Home > Cricket Article, icl info > Rebel cricketers will face law suits

Rebel cricketers will face law suits

New Zealand Cricket could go as far as threatening lawsuits against its pin-up players Stephen Fleming and Shane Bond if they sign with the rebel league in India.

In a black day for the sport in this country, chief executive Justin Vaughan will today announce NZC’s position on the Indian Cricket League (ICL) and the implications for those considering breaching their national contracts for a bombload of cash.

Fleming, Bond and former stars Chris Cairns, Chris Harris and Nathan Astle are on the rebel league’s shopping list but NZC is only interested in Bond and Fleming, who have maintained a stony silence on the subject since day one.

NZC is virtually powerless to stop Fleming or Bond from participating in the unsanctioned month-long Twenty20 tournament in India in October but its action upon the players’ return to New Zealand would be swift and severe.

If the players were relaxed at having their NZC contracts terminated and seeing their careers end under a cloud they now have a bombshell coming.

An impeccable source told The Dominion Post last night that the players would be slapped with law suits for breach of contract.

And to make matters worse for Fleming, his grip on the test captaincy seems more tenuous than ever regardless of whether he eventually commits to NZC.

Some NZC board officials want Fleming strung up for what they regard as unethical behaviour – and there is an even greater fear that his links to the ICL, which is in direct opposition to the governing body in India (BCCI), will jeopardise plans for John Wright to open up the pathway for more cricket between the two countries.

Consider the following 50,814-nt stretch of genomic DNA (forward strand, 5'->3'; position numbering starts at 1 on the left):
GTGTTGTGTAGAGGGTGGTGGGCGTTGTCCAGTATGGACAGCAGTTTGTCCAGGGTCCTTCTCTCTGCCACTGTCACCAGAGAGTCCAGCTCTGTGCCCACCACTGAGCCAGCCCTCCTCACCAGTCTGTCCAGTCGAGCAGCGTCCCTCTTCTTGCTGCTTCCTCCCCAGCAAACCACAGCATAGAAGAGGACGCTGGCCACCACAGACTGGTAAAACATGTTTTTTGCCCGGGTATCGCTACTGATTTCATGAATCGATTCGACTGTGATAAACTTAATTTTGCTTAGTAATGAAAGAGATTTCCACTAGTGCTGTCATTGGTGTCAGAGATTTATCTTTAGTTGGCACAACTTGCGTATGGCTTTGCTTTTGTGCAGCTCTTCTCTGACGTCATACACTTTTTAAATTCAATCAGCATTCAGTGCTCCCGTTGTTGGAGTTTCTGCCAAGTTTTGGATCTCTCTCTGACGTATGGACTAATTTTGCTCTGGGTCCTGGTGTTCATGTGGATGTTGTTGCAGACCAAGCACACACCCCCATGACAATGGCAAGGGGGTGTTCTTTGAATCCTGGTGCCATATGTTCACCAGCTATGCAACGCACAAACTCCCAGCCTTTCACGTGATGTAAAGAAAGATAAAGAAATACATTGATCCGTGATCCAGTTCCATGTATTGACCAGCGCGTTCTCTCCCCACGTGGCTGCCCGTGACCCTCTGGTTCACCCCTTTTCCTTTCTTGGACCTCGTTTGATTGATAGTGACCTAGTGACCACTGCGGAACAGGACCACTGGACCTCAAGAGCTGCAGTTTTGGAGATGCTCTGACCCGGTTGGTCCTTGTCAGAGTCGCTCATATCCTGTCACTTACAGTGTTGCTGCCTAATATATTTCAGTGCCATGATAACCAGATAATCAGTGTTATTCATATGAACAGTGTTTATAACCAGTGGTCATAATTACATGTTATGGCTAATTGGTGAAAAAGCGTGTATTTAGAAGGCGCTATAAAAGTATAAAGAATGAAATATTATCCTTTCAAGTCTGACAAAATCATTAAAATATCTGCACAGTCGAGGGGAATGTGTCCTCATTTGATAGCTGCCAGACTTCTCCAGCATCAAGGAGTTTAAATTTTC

Vaughan is bed-ridden with the flu but NZC public affairs manager Steve Addison said the new chief executive would be at headquarters in Christchurch today, where he would state the obvious in regard to NZC’s stance on the situation.

It seems more than a coincidence that Vaughan will speak a day after the International Cricket Council threw its weight behind the BCCI, saying it was the “only recognised body” to administer the sport in India.

The ICC’s position is ultimately going to determine what direction NZC takes because NZC derives a significant amount of its income out of its relationship with cricket’s governing body.

NZC’s stance against the would-be rebels will please Australian captain Ricky Ponting, who yesterday urged world boards to take a strong action against dissenting players.

Ponting said last week’s signing of the Pakistan pair of Inzamam-ul-Haq and Mohammad Yousuf had deeply concerned him, along with the news the New Zealand Players’ Association was keen for its players to sign up yet still play mainstream cricket.

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